It’s finally here! Following a number of teasers on the internet, Mitsubishi has finally taken the wraps off its brand-new Triton bakkie, which is set to bring another worthy player back in contention.
The new Triton will replace the surprising and often overlooked fifth-generation model with a fantastic engine and lavish off-road abilities.
With bold and elegant styling cues, Mitsubishi offers the new Triton in three body configurations; Double Cab, Club Cab and Single Cab like most bakkies of this world.
However, the new Triton is not just about looks. It also boasts a number of technical improvements.
Unlike the outgoing model, Mitsubishi seems to have gone to extra lengths to make the new Triton even more stunning and bold while also benefiting from increased torsional rigidity of 60%, thanks to a switch to new high-tensile steel material which also sheds the overall weight of the car.
As for the cargo area, Mitsubishi says it has been lowered by 45 mm to 820 mm to make it easier for people to move cargo around. For easier access to the load bin, the Minato, Tokyo based automaker has added a step in the corner of the bumper.
The interior has gone through a major makeover. If you look carefully, you will notice that the steering wheel, gauges and infotainment touchscreen look like they have been borrowed from the new Outlander, which isn’t a bad thing as this gives the Triton a notably upmarket look.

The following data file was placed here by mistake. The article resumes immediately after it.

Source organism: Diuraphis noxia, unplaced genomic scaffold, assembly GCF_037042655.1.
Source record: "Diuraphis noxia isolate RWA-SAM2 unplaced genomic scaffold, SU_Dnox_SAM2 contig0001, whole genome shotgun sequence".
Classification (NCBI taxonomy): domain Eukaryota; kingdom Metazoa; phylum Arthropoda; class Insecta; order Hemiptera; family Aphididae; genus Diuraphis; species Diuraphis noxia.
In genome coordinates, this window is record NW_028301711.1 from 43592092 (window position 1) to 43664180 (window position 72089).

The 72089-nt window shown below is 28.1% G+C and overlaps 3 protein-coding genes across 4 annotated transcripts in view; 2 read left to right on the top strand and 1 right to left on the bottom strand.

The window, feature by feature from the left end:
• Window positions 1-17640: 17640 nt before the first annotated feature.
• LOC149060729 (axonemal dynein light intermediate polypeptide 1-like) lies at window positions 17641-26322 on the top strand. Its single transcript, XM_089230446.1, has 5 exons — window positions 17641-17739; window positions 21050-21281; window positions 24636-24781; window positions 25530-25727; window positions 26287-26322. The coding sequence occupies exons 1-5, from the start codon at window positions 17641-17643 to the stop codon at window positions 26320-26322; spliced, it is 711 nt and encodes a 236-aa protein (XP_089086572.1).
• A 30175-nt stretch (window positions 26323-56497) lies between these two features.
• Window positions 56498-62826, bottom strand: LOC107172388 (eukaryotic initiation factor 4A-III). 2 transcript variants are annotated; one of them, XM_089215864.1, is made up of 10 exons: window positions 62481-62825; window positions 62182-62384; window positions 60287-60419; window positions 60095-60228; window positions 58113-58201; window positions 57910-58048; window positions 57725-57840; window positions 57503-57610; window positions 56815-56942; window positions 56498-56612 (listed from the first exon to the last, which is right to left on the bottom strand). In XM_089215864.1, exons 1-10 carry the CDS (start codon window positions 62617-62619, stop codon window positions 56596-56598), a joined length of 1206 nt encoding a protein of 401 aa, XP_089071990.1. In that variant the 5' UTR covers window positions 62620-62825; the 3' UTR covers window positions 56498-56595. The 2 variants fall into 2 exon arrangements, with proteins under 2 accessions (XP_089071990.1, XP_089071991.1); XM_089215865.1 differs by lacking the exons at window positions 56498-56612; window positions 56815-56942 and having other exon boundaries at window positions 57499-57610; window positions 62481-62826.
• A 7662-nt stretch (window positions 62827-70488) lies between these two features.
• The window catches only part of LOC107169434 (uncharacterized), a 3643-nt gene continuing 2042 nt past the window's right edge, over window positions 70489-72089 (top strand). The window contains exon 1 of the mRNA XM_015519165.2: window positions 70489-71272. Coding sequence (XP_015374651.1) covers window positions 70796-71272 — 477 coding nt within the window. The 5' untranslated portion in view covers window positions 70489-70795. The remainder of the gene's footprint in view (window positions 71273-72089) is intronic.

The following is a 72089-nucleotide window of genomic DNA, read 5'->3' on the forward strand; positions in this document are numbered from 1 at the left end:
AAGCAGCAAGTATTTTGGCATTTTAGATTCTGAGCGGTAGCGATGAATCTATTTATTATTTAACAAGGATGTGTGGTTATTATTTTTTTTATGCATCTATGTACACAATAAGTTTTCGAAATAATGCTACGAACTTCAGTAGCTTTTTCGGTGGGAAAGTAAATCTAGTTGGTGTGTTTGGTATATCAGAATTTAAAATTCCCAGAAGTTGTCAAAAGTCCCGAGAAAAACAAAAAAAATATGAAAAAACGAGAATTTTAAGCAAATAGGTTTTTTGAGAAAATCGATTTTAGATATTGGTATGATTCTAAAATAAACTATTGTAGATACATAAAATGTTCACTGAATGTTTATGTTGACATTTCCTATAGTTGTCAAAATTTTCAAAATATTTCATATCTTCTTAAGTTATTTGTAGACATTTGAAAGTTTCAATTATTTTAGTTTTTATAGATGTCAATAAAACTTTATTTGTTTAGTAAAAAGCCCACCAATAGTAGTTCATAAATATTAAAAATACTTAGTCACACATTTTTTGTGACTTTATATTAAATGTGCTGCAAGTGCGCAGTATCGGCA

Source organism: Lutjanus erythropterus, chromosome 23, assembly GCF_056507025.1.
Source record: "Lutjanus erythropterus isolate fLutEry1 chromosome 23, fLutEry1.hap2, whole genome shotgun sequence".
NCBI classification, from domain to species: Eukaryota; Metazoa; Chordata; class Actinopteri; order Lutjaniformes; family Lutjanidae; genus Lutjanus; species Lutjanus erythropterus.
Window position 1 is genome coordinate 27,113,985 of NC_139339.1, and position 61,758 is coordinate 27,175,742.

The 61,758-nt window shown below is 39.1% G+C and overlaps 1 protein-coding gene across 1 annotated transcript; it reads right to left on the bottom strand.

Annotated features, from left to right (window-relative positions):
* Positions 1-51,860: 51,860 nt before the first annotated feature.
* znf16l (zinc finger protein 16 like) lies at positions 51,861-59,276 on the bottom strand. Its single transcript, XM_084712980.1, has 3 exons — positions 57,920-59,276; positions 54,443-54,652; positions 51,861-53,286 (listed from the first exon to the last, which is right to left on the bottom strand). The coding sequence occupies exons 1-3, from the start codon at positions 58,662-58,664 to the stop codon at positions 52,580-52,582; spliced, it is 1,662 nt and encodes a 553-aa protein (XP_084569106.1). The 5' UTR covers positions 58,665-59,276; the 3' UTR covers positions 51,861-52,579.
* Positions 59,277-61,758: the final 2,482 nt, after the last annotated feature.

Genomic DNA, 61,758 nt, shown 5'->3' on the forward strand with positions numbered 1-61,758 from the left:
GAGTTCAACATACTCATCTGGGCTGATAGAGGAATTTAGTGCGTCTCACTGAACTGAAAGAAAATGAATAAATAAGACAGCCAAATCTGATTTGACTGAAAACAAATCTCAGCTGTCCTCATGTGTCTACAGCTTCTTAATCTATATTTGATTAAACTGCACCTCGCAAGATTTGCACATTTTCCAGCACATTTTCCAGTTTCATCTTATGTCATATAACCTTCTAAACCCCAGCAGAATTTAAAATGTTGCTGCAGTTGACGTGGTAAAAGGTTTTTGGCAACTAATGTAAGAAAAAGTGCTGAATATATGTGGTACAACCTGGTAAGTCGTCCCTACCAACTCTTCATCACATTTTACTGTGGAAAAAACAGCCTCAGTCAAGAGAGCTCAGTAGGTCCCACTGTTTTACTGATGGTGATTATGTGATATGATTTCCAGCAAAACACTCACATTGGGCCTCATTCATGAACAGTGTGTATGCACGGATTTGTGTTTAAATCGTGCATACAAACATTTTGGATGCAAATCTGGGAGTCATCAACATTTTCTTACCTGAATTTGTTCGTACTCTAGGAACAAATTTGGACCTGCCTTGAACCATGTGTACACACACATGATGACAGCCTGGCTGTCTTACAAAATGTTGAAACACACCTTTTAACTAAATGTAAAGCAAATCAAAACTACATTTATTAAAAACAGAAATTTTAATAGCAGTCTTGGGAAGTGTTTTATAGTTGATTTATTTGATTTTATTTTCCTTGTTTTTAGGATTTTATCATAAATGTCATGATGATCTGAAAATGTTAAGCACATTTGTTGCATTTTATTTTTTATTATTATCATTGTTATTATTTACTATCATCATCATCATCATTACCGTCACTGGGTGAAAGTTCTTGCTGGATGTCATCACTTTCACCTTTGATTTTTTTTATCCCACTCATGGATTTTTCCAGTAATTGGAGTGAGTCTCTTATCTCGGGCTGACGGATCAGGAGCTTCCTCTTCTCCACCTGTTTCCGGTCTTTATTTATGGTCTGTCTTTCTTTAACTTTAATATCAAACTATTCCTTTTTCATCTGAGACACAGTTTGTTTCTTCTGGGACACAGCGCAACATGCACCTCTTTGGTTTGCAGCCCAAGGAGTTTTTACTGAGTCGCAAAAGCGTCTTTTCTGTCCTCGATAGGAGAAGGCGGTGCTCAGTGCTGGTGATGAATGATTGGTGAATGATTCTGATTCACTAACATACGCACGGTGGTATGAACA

Powering the range is a sole 2.4-litre turbo diesel engine in three flavours; 110kW/330Nm, 135kW/430Nm and 150kW/470Nm. The engine can be paired either with a 6-speed automatic or a 6-speed manual transmission depending on the model specified.
The new Triton can be had as a 4x2 or 4x4 configuration with the latter further offering the typical Mitsubishi Super Select 4WD-II system that consists of the 4WD modes such as 2H, 4H, 4HLc and 4LLc with low range.
For enhanced comfort, the new Triton now features a newly-developed suspension that soldiers on with the double wishbone up front and leaf spring setup at the back.
For towing enthusiasts, the new Triton’s braked trailer capacity has been increased to 3,500kg instead of the previous car’s 3,100kg.
Regarding approach and departure angles, the former has been increased to 30.4 degrees while the latter is now rated at 22.8 degrees compared to the outgoing model.
For comparison, the Ranger from Ford features the same approach angle as well as a slightly higher departure angle of 25 degrees or 23 degrees with the towbar. The Toyota Hilux on the other hand offers up to 31 degrees and 26 degrees respectively depending on the model.
With good looks, an improved interior and a rugged stance, Mitsubishi seems to have hit the nail on the head with its new Triton which, again, will no doubt put it back on the much-contested bakkie buyers' radar.
At this stage, there’s no word on local launch timing, but we can expect to see the new Triton on local shores before the end of 2023 or early 2024.